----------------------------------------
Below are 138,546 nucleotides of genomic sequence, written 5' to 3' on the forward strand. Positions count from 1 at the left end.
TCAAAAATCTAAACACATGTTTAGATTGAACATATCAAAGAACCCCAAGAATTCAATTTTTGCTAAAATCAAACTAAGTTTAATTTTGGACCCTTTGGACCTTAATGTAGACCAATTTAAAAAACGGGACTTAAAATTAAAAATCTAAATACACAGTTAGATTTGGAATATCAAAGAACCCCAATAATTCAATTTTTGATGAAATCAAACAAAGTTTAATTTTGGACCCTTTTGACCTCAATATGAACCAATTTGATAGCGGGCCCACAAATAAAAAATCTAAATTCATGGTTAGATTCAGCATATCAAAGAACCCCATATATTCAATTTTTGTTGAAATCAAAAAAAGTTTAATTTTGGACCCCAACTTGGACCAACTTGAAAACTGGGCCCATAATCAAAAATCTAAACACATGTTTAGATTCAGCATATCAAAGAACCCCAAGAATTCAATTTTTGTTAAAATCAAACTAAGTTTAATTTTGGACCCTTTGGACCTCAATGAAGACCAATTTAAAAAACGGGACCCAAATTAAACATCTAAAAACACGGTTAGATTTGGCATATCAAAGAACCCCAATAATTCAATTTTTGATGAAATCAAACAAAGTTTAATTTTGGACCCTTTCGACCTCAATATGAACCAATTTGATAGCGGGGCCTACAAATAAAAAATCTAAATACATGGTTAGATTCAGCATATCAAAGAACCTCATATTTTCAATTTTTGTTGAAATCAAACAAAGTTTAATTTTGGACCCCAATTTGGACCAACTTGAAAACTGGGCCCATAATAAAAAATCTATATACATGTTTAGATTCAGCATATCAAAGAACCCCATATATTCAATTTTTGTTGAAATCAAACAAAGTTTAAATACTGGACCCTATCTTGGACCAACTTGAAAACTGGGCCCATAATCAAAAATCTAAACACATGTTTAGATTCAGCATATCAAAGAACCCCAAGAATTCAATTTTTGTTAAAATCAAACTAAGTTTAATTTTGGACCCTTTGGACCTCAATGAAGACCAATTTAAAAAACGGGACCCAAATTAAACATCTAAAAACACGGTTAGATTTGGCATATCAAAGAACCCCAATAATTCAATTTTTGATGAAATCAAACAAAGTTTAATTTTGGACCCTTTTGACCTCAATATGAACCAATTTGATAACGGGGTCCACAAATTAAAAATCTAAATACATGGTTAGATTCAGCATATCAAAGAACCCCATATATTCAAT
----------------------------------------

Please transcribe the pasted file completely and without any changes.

Below are 138,546 nucleotides of genomic sequence, written 5' to 3' on the forward strand. Positions count from 1 at the left end.
TCAAAAATCTAAACACATGTTTAGATTGAACATATCAAAGAACCCCAAGAATTCAATTTTTGCTAAAATCAAACTAAGTTTAATTTTGGACCCTTTGGACCTTAATGTAGACCAATTTAAAAAACGGGACTTAAAATTAAAAATCTAAATACACAGTTAGATTTGGAATATCAAAGAACCCCAATAATTCAATTTTTGATGAAATCAAACAAAGTTTAATTTTGGACCCTTTTGACCTCAATATGAACCAATTTGATAGCGGGCCCACAAATAAAAAATCTAAATTCATGGTTAGATTCAGCATATCAAAGAACCCCATATATTCAATTTTTGTTGAAATCAAAAAAAGTTTAATTTTGGACCCCAACTTGGACCAACTTGAAAACTGGGCCCATAATCAAAAATCTAAACACATGTTTAGATTCAGCATATCAAAGAACCCCAAGAATTCAATTTTTGTTAAAATCAAACTAAGTTTAATTTTGGACCCTTTGGACCTCAATGAAGACCAATTTAAAAAACGGGACCCAAATTAAACATCTAAAAACACGGTTAGATTTGGCATATCAAAGAACCCCAATAATTCAATTTTTGATGAAATCAAACAAAGTTTAATTTTGGACCCTTTCGACCTCAATATGAACCAATTTGATAGCGGGGCCTACAAATAAAAAATCTAAATACATGGTTAGATTCAGCATATCAAAGAACCTCATATTTTCAATTTTTGTTGAAATCAAACAAAGTTTAATTTTGGACCCCAATTTGGACCAACTTGAAAACTGGGCCCATAATAAAAAATCTATATACATGTTTAGATTCAGCATATCAAAGAACCCCATATATTCAATTTTTGTTGAAATCAAACAAAGTTTAAATACTGGACCCTATCTTGGACCAACTTGAAAACTGGGCCCATAATCAAAAATCTAAACACATGTTTAGATTCAGCATATCAAAGAACCCCAAGAATTCAATTTTTGTTAAAATCAAACTAAGTTTAATTTTGGACCCTTTGGACCTCAATGAAGACCAATTTAAAAAACGGGACCCAAATTAAACATCTAAAAACACGGTTAGATTTGGCATATCAAAGAACCCCAATAATTCAATTTTTGATGAAATCAAACAAAGTTTAATTTTGGACCCTTTTGACCTCAATATGAACCAATTTGATAACGGGGTCCACAAATTAAAAATCTAAATACATGGTTAGATTCAGCATATCAAAGAACCCCATATATTCAAT